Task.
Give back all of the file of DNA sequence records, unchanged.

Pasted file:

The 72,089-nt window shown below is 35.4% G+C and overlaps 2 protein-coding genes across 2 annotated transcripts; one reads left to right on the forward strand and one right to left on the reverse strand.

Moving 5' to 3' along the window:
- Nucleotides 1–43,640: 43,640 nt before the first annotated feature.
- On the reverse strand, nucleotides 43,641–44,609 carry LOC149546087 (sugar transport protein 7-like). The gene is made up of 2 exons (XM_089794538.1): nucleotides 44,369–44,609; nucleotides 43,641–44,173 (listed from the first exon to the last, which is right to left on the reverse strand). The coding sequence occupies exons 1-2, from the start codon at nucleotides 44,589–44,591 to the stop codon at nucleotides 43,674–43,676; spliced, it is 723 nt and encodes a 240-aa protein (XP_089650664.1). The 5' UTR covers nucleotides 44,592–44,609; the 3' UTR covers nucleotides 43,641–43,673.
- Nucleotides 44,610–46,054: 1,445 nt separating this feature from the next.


The 72,089-nt window shown below is 35.4% G+C and overlaps 2 protein-coding genes across 2 annotated transcripts; one reads left to right on the forward strand and one right to left on the reverse strand.

Moving 5' to 3' along the window:
- Nucleotides 1–43,640: 43,640 nt before the first annotated feature.
- On the reverse strand, nucleotides 43,641–44,609 carry LOC149546087 (sugar transport protein 7-like). The gene is made up of 2 exons (XM_089794538.1): nucleotides 44,369–44,609; nucleotides 43,641–44,173 (listed from the first exon to the last, which is right to left on the reverse strand). The coding sequence occupies exons 1-2, from the start codon at nucleotides 44,589–44,591 to the stop codon at nucleotides 43,674–43,676; spliced, it is 723 nt and encodes a 240-aa protein (XP_089650664.1). The 5' UTR covers nucleotides 44,592–44,609; the 3' UTR covers nucleotides 43,641–43,673.
- Nucleotides 44,610–46,054: 1,445 nt separating this feature from the next.